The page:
Mark Lister, 7 March 2018

When Donald Trump was elected President in late 2016, one of the biggest risks he posed was a dramatic change of tack on the trade front.

As he took office, he seemed to soften his stance from the hard-line rhetoric of the campaign trail.

However, that changed with last week’s surprise announcement of his intention to introduce tariffs of 25 per cent on steel and 10 per cent on aluminium.

We don’t yet know any of the detail, nor the intended timing. There may well be exemptions for some countries, while there’s also a possibility the initiative doesn’t get off the ground given the dysfunction in US Congress.

Other countries will consider retaliation. China is keeping tight-lipped for now, while Europe has reacted with strong threats of their own. As the biggest exporter of steel and aluminium to the US, Canada hasn’t minced words either.

Fighting fire with fire might work, as it has in the past. In 2002, the Bush administration imposed steel tariffs, before reversing them a year later in response to global retaliation.

As many as 200,000 Americans are estimated to have lost their jobs as a result of the tariffs, primarily in the machinery, manufacturing and transport sectors.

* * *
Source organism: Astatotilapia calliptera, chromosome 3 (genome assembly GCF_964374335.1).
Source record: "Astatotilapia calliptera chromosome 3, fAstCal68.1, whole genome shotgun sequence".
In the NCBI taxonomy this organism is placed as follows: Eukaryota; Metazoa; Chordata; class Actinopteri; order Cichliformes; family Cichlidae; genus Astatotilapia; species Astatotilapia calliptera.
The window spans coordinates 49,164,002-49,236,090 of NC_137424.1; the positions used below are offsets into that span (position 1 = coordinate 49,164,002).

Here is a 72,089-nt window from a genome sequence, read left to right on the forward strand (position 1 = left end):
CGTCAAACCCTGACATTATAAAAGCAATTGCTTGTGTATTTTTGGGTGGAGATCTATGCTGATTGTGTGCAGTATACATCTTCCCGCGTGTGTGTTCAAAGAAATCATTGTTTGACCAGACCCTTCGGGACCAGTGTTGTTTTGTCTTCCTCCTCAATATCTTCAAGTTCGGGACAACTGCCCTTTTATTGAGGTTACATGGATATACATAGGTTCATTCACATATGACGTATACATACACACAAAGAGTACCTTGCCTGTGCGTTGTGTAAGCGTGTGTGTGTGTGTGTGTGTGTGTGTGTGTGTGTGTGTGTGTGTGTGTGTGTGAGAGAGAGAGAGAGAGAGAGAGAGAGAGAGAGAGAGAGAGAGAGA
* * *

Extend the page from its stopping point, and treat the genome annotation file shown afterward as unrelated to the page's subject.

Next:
During the last few days many American companies, from the automotive industry to Campbell’s Soup, have criticised the proposals and highlighted the negative consequences they could have on parts of the US economy.

For New Zealand, the direct impacts of what Trump is considering are minimal. The US is our third biggest export market (behind China and Australia), taking 11.1 per cent of our goods and services exports in 2017.

However, the top three products we sell to the US are meat, wine and dairy products. These represent almost half of our goods exports and for the time being, they aren’t in the firing line at all.

Tourism is another industry that relies a lot on the US. It’s our third biggest market, representing nine per cent of visitor arrivals, and it’s been one of the fastest growing markets due to much better access from airlines these days.

Still, it’s not so much the immediate risks that should worry us, but the potential flow on effects. If the US continues down this path and other major countries retaliate, things could quickly escalate.

If the US, Europe, China and Japan go tit-for-tat in an ensuing trade war, economic activity will be dented and global growth will end up lower. That’s not what we want just as things are starting to get back on their feet.

It could also prove negative for the US over the longer-term, once the initial gains have worn off.

New Zealand is a small, open economy that is hugely dependant on our ability to do business easily with the rest of the world. We rely heavily on exports, which account for some 30 per cent of our gross domestic product.

Our government and trade advisers have no need to panic, but it’s a space they’ll need to watch very closely.